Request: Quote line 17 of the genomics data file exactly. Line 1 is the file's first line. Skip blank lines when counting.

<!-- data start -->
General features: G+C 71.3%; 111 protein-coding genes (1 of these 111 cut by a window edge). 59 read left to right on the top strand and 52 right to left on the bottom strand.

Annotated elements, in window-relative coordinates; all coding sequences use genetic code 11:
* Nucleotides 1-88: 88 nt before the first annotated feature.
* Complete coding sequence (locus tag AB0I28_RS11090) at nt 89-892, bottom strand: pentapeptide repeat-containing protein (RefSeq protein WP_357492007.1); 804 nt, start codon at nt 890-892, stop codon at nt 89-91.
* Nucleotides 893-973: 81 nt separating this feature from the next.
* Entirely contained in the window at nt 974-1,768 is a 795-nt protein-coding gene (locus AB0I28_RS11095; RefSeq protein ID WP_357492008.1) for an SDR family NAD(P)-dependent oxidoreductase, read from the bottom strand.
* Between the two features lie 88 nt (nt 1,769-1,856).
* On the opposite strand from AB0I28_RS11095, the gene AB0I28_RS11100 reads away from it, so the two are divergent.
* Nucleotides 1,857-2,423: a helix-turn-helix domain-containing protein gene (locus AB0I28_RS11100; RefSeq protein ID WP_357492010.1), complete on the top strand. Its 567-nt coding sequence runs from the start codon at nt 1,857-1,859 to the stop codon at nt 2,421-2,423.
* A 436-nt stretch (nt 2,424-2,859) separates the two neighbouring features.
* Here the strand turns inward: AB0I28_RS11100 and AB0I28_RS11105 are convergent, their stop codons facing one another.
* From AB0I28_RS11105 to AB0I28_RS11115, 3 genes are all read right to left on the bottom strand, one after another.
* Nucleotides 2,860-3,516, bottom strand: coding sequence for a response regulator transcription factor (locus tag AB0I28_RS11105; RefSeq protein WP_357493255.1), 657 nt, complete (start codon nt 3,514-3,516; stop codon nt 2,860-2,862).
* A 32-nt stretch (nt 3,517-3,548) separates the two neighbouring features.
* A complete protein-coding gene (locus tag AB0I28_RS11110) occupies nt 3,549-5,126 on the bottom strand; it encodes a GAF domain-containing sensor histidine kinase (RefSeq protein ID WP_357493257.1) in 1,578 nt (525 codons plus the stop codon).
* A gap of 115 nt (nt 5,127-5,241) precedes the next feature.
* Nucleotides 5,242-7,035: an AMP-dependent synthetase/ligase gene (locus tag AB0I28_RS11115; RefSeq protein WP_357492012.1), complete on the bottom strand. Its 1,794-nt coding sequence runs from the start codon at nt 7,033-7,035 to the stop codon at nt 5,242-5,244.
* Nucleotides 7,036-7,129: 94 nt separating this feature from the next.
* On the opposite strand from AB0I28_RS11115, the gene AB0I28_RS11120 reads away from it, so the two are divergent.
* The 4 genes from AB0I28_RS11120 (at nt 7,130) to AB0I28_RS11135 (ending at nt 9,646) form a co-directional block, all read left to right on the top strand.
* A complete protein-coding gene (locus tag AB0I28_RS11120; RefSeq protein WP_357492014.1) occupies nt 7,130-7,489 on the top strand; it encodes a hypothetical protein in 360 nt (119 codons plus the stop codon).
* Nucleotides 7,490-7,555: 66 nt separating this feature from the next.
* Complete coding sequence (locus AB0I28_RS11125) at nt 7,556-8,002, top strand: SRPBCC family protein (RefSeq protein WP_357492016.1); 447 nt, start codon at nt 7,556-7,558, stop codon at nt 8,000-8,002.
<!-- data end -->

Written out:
* Nucleotides 5,242-7,035: an AMP-dependent synthetase/ligase gene (locus tag AB0I28_RS11115; RefSeq protein WP_357492012.1), complete on the bottom strand. Its 1,794-nt coding sequence runs from the start codon at nt 7,033-7,035 to the stop codon at nt 5,242-5,244.